Is UDOT interested in expanding Amtrak to more Utah cities? Despite wads of cash from DC, probably not

The Federal Railroad Administration (FRA) came up a winner in President Biden’s 2022-23 budget and the Bipartisan Infrastructure Law – though not as big as highways, of course.

Part of the new funding package is for the FRA’s Federal State Partnership for Intercity Passenger Rail Program, which will receive $7.2 billion annually for the next five years. According to the FRA, “This increase in funding will advance projects that expand and establish new intercity passenger rail services to more communities across the country.”

Will any of that come to Utah?

Train enthusiasts were excited this week when a letter of interest signed by the DOT directors of Nevada, Idaho, and Utah surfaced. The state DOTs wrote they “look forward to jointly submitting a proposal” to establish passenger rail service between Salt Lake CIty, Boise, and Las Vegas – which was discontinued in 1997.

Amtrak has a federal mandate to travel on privately-owned tracks, and besides its long-distance routes, runs trains on numerous state-supported routes across the country.

While the letter indicates some level of interest at UDOT, other signs point to indifference and even opposition within the agency to pursuing intercity rail. As the state’s leading advocate puts it, “UDOT is unlikely to put much effort into actually making this happen.”

What’s the problem?

Mike Christensen, Executive Director of the non-profit Utah Rail Passengers Association, has been advocating for a set of routes in Utah that are strikingly similar to those presented by Amtrak to Salt Lake City stakeholders in July as they pitched the new funding opportunities. Each proposal uses existing tracks owned by Union Pacific.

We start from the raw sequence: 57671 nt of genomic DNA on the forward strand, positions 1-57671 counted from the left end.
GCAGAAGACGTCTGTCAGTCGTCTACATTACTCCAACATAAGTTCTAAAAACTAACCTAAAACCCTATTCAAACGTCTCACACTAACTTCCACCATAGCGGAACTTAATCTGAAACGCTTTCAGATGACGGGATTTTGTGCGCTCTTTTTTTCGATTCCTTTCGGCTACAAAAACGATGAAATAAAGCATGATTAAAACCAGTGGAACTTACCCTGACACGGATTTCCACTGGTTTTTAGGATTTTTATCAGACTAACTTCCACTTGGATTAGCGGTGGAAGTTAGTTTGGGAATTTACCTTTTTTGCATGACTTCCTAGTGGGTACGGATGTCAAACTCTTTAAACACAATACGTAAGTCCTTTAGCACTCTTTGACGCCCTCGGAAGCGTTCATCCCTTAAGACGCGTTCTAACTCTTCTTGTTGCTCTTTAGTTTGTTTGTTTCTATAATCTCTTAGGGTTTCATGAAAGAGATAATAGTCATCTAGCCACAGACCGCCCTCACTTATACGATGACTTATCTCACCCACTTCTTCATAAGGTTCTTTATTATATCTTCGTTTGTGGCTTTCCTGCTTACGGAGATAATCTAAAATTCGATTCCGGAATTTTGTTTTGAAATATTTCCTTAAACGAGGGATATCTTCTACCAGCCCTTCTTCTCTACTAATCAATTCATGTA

Proposed new route maps, from Utah Rail Passengers Association, and from Amtrak’s presentation in Salt Lake City in July, 2022.

In making his argument for Amtrak expansion and his LinkUtah proposal, Christensen points to a growing body of research showing the significant economic benefits to Utah communities of a passenger rail link. He notes that those benefits are likely to outweigh the subsidy required from the state, especially given the new federal funding climate. 

UDOT’s planning arm, Christensen reports, has reacted to his proposal with indifference, even disdain. In a recent meeting with a deputy director of Planning and Investment at UDOT, Christensen was told that, in his words, “UDOT does not want to be burdened by a train that loses money.” Reacting to his points about the economic benefits to rural communities, the deputy director “responded that UDOT is not in the business of economic development.”

Strange point to make, given that economic development is quite difficult without roads, and UDOT has been serving greenfield developers and suburban population growth for decades. 

What’s next?

Despite UDOT’s mixed signals, the calendar dictates that the state of Utah quickly develop its capacity to plan and partially fund rail expansion. 

The Federal Railroad Administration’s new program for Corridor Identification and Development is collecting applications through the end of 2022, and will be releasing its priority list in May. Amtrak is quick to note that their vision for expansion “is just a starting point – Amtrak is eager to work with any state to begin or expand any route, regardless of whether the route was included in the vision.”

As of now, Salt Lake – Boise – Las Vegas is not on Amtrak’s expansion map. According to Christensen, UDOT needs to get serious, fast. “The deluge of funding that is about to be rained down by the FRA will only be collected by the states that already have their buckets and cisterns ready.”

He is unequivocal in his assessment of the state’s readiness. In addition to UDOT’s poor attitude, the main obstacle is clear: “The problem is that Utah lacks the institutional capacity to pursue intercity passenger rail.”

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Posted by Luke Garrott

Luke Garrott, PhD, has published in The Salt Lake Tribune and the Deseret News, and written features for the Salt Lake City Weekly City Guide and The West View. A former two-term councilman in Salt Lake City's District 4, he lives in Downtown Salt Lake City and grew up in the Chicago area.